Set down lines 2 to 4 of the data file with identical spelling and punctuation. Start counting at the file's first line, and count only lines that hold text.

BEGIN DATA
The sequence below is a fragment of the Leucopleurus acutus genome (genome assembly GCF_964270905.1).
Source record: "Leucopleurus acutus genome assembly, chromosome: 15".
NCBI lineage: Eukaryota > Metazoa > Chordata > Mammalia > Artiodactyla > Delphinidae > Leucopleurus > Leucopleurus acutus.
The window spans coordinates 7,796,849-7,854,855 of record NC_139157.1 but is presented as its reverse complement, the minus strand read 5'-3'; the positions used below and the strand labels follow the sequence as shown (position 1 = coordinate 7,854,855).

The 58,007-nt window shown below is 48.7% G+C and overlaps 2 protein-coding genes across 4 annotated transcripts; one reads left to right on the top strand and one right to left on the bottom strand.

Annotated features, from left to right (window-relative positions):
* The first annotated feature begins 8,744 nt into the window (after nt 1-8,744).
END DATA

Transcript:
Source record: "Leucopleurus acutus genome assembly, chromosome: 15".
NCBI lineage: Eukaryota > Metazoa > Chordata > Mammalia > Artiodactyla > Delphinidae > Leucopleurus > Leucopleurus acutus.
The window spans coordinates 7,796,849-7,854,855 of record NC_139157.1 but is presented as its reverse complement, the minus strand read 5'-3'; the positions used below and the strand labels follow the sequence as shown (position 1 = coordinate 7,854,855).